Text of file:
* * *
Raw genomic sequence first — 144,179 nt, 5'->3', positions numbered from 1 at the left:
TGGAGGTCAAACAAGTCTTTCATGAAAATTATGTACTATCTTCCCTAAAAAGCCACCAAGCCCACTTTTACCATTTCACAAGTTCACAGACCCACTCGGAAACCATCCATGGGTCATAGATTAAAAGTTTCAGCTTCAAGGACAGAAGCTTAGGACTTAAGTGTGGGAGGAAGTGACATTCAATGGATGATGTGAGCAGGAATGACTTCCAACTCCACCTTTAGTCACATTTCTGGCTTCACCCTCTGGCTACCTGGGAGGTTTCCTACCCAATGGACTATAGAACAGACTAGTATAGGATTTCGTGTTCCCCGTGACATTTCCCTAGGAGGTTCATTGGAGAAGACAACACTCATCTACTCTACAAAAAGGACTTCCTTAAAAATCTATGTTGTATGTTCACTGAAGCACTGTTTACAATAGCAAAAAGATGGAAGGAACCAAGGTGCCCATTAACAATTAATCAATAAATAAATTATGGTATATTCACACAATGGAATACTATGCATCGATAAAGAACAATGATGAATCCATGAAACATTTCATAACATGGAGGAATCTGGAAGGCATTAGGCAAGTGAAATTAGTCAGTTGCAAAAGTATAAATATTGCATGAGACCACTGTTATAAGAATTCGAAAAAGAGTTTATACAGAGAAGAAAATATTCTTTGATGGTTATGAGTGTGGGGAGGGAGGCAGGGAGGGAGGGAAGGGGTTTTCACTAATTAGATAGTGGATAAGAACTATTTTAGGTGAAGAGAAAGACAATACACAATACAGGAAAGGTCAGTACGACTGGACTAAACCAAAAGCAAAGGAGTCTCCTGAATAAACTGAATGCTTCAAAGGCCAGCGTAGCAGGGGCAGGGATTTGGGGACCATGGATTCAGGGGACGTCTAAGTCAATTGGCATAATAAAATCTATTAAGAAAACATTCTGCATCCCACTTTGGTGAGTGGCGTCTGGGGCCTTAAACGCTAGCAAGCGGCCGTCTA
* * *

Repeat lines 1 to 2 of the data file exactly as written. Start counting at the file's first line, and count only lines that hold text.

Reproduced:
Raw genomic sequence first — 144,179 nt, 5'->3', positions numbered from 1 at the left:
TGGAGGTCAAACAAGTCTTTCATGAAAATTATGTACTATCTTCCCTAAAAAGCCACCAAGCCCACTTTTACCATTTCACAAGTTCACAGACCCACTCGGAAACCATCCATGGGTCATAGATTAAAAGTTTCAGCTTCAAGGACAGAAGCTTAGGACTTAAGTGTGGGAGGAAGTGACATTCAATGGATGATGTGAGCAGGAATGACTTCCAACTCCACCTTTAGTCACATTTCTGGCTTCACCCTCTGGCTACCTGGGAGGTTTCCTACCCAATGGACTATAGAACAGACTAGTATAGGATTTCGTGTTCCCCGTGACATTTCCCTAGGAGGTTCATTGGAGAAGACAACACTCATCTACTCTACAAAAAGGACTTCCTTAAAAATCTATGTTGTATGTTCACTGAAGCACTGTTTACAATAGCAAAAAGATGGAAGGAACCAAGGTGCCCATTAACAATTAATCAATAAATAAATTATGGTATATTCACACAATGGAATACTATGCATCGATAAAGAACAATGATGAATCCATGAAACATTTCATAACATGGAGGAATCTGGAAGGCATTAGGCAAGTGAAATTAGTCAGTTGCAAAAGTATAAATATTGCATGAGACCACTGTTATAAGAATTCGAAAAAGAGTTTATACAGAGAAGAAAATATTCTTTGATGGTTATGAGTGTGGGGAGGGAGGCAGGGAGGGAGGGAAGGGGTTTTCACTAATTAGATAGTGGATAAGAACTATTTTAGGTGAAGAGAAAGACAATACACAATACAGGAAAGGTCAGTACGACTGGACTAAACCAAAAGCAAAGGAGTCTCCTGAATAAACTGAATGCTTCAAAGGCCAGCGTAGCAGGGGCAGGGATTTGGGGACCATGGATTCAGGGGACGTCTAAGTCAATTGGCATAATAAAATCTATTAAGAAAACATTCTGCATCCCACTTTGGTGAGTGGCGTCTGGGGCCTTAAACGCTAGCAAGCGGCCGTCTA